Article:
Research ArticleCancer

The transcription factor FOXF1 promotes prostate cancer by stimulating the mitogen-activated protein kinase ERK5

Sci. Signal.  10 May 2016:
Vol. 9, Issue 427, pp. ra48
DOI: 10.1126/scisignal.aad5582

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Out-FOXing prostate cancer

Some types of prostate cancer can be aggressive, and these metastatic forms of the disease have few treatment options. Fulford et al. found that prostate tumors from some patients express the gene encoding the transcription factor forkhead box F1 (FOXF1), which is not expressed in normal prostate epithelium. Overexpressing FOXF1 increased tumor growth and metastatic progression when tumor cells were implanted into mice. FOXF1 bound to and increased the expression of genes encoding the kinase ERK5 and two upstream kinases, MAP3K2 and WNK1. Pharmacologically inhibiting ERK5 or knocking down FOXF1, ERK5, or both MAP3K2 and WNK1 suppressed prostate tumor growth and metastasis. The findings indicate targets for personalizing therapeutic intervention in prostate cancer patients with FOXF1-positive tumors.

Abstract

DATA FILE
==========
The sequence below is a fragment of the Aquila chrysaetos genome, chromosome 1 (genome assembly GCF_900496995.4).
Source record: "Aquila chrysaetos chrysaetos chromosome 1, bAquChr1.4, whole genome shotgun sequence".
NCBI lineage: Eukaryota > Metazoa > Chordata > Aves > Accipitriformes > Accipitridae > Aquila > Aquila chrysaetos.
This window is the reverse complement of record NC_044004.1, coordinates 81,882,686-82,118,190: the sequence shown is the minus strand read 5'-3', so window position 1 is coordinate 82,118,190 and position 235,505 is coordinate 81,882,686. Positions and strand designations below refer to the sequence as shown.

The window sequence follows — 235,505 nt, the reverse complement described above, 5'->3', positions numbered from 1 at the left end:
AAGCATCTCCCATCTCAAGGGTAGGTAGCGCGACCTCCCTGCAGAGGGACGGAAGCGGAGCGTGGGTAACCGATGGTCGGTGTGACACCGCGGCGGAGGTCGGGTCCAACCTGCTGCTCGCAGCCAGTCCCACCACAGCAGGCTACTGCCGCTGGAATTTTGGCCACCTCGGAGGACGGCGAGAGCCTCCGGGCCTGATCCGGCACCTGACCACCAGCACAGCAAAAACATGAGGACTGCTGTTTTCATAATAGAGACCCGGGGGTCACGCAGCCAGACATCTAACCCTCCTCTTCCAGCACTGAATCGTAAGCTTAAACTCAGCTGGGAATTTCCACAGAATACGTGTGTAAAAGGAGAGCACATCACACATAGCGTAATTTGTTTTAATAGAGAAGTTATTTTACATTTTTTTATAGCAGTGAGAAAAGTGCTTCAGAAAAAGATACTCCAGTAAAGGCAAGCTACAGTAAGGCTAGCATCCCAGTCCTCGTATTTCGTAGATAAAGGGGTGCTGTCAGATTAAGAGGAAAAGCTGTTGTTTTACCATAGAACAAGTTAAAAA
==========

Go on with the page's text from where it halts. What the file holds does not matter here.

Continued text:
Forkhead box F1 (FOXF1) is a stromal transcription factor that is not expressed in epithelial cells of normal prostate tissue. The role of FOXF1 in cancer is conflicting; its loss in some cancers suggests a tumor suppressive function, but its abundance in others is associated with protumorigenic and metastatic traits. Extracellular signal–regulated kinase 5 (ERK5) is associated with advanced-stage prostate adenocarcinoma (PCa) in patients. We detected a population of FOXF1-positive tumor cells in aggressive mouse and human PCa. Using two murine orthotopic models of PCa, we found that overexpression of FOXF1 in Myc-CaP and TRAMP prostate tumor cells induced tumor growth in the prostate and progression to peritoneal metastasis. Increased growth of FOXF1-positive prostate tumors was associated with increased phosphorylation of ERK5, a member of the mitogen-activated protein kinase (MAPK) family. FOXF1 transcriptionally induced and directly bound to promoter regions of genes encoding the kinases MAP3K2 and WNK1, which promoted the phosphorylation and activation of ERK5. Knockdown of ERK5 or both MAP3K2 and WNK1 in FOXF1-overexpressing PCa cells reduced cell proliferation in culture and suppressed tumor growth and tumor metastasis when implanted into mice. In human tumors, FOXF1 expression correlated positively with that of MAP3K2 and WNK1. Thus, in contrast to some tumors where FOXF1 may function as a tumor suppressor, FOXF1 promotes prostate tumor growth and progression by activating ERK5 signaling. Our results also indicate that ERK5 may be a new therapeutic target in patients with FOXF1-positive PCa.

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